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Author Topic: Antenna building  (Read 1225 times)
2ST123
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Posts: 56




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« on: March 10, 2007, 06:38:27 AM »

When it comes to building an antenna , what makes a 5/8 wave antenna a 5/8 and a 1/4 wave antenna 1/4 ? Is it the diamater of the wire used? I am wanting to build a antenna for my scanner using copper wire.. We monitor the scanner 24 hours a day and sometimes the farther stations are a little hard to hear.I want to build it spacifically to receive the police/fire band..Using the calculators i have found , it looks as if it would be rather short..


                              Roy
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AA4PB
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Posts: 12843




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« Reply #1 on: March 10, 2007, 09:24:42 AM »

It is the length of the wire in relation to the frequency that makes it a 5/8 or 1/4 wavelength. Taking into account the velocity factor in wire, 1 wavelength = 936 / Frequency (in MHz). A 1/4 wave is 1/4th of that length.
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WB6BYU
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Posts: 13248




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« Reply #2 on: March 10, 2007, 12:26:19 PM »

At a frequency of, for example, 150 MHz, the wavelength is given by
300/f = 2 meters.  (Hence we talk about the "2 meter band" from 144
to 148 MHz, since we are rounding the numbers off.)  So a 1/4 wave
antenna would be 1/4 of that, or 50cm long.  A 5/8 wave antenna would
be 5/8 of that, or 125cm.

Note that a 1/4 wave antenna with a suitable ground plane is a resonant
antenna, while a 5/8 wave antenna is not - it needs some sort of
matching network at the base, usually a coil.  Also, when used with
wire radials they must be horizontal, not sloping, as the current in
them will be out of phase with the majority of the current in the radiator
and will tend to cancel the radiation at useful angles.

Another thing to remember is that the 5/8 wave antenna only has gain
over a quarter wave when the bases must be at ground level, and then
only because the radiating portion is higher in the air.  It works just
about as well as a dipole or ground plane if the tops of the antennas are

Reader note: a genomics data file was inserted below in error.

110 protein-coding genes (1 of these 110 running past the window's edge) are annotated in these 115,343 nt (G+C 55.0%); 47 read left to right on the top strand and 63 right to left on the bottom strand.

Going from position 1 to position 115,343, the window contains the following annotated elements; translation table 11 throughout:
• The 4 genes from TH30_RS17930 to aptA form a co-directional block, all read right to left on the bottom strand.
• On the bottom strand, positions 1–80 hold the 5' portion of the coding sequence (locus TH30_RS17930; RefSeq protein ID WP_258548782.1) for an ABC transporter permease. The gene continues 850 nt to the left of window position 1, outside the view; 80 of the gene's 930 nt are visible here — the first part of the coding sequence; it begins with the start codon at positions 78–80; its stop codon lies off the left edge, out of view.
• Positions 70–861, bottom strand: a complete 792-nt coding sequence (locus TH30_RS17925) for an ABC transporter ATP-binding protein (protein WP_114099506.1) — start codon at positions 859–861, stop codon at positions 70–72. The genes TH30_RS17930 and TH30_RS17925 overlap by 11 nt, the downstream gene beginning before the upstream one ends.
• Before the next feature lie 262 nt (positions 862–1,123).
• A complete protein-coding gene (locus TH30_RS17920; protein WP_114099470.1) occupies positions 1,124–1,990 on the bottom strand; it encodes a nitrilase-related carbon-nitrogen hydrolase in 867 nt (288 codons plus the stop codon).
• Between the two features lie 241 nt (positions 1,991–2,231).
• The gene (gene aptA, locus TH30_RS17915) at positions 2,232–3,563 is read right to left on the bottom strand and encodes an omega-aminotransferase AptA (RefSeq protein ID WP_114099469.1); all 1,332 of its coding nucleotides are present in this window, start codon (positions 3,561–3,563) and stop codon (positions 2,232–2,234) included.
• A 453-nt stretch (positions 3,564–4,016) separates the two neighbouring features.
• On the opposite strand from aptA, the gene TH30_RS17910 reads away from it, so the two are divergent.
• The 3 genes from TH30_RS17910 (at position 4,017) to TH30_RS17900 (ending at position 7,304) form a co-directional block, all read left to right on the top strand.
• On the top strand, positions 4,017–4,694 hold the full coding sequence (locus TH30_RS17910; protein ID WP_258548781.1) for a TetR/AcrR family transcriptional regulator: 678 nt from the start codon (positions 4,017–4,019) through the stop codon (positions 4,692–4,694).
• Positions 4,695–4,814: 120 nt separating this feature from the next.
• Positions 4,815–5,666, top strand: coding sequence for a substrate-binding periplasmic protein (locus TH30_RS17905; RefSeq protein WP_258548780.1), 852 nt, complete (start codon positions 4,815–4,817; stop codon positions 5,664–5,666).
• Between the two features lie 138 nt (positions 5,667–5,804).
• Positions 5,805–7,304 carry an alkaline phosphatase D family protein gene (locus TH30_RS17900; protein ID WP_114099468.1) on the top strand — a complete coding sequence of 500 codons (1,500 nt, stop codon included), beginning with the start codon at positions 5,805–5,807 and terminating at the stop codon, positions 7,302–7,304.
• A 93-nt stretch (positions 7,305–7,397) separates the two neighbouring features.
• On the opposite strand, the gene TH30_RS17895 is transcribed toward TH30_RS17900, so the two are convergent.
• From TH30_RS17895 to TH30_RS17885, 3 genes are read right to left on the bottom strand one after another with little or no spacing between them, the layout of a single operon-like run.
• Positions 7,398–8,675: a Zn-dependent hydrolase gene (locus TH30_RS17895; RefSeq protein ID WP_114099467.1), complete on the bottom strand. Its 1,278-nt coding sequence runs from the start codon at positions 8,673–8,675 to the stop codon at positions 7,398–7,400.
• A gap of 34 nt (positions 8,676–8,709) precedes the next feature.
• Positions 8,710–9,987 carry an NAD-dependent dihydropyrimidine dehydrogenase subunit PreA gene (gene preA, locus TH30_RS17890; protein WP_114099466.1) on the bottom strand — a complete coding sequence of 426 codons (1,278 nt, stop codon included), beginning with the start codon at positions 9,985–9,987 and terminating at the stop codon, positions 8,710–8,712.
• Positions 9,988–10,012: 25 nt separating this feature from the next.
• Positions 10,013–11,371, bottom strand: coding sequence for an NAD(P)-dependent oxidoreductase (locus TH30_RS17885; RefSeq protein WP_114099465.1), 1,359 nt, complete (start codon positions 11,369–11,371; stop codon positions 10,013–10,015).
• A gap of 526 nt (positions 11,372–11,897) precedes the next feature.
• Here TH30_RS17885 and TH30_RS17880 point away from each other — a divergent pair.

at the same height.

In your case, overall antenna height above ground (rather than antenna
length) will contribute far more to your reception than the gain of the
antenna itself.  Putting an antenna up on the roof and connecting it to
the scanner with coax cable will do far more to improve reception than
using a 5/8 wave whip on the back of the scanner.  (Granted, I'm making
some assumptions here about your setup, but the general conclusion
usually holds:  antenna height contributes more than using a higher
gain antenna at the same height.)
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2ST123
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Posts: 56




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« Reply #3 on: March 12, 2007, 05:51:31 AM »

Right now i am using a old astroplane,I am having trouble picking up 3 or 4 counties away..I also have a fiberglass frances whip,can this be cut down to work?and if so , what lenght for 155.835 mhz..


                      Roy
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N3BIF
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Posts: 1190




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« Reply #4 on: March 12, 2007, 09:26:31 AM »

936/155.835= 1 wave length

1 wave length/4 = 1/4 wave antenna for 155.835


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WX9DX
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Posts: 64




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« Reply #5 on: April 02, 2007, 11:32:20 PM »

 have enough tower for two Rohn 25G towers to be used for 1/4 wave phased antennas out in my front field. Anyone ever done this??? It's lots of Money and I'd like to get it right the first time. I did price the bottom insulators at approx $385 for 3 and I'd rather use a Gamma system to match them rather than loose the physical strength of the tower using insulators on the bottom of the towers. Also another concern would be the exact height of the tower since I'm using such a large face radiator. Approx how much might I loose in height using Rohn 25G tower? ETC ETC ETC. I'd built phased verticals for other bands but this is my first time with Rohn tower and on 75 meters.

Jimmy:) WX9DX
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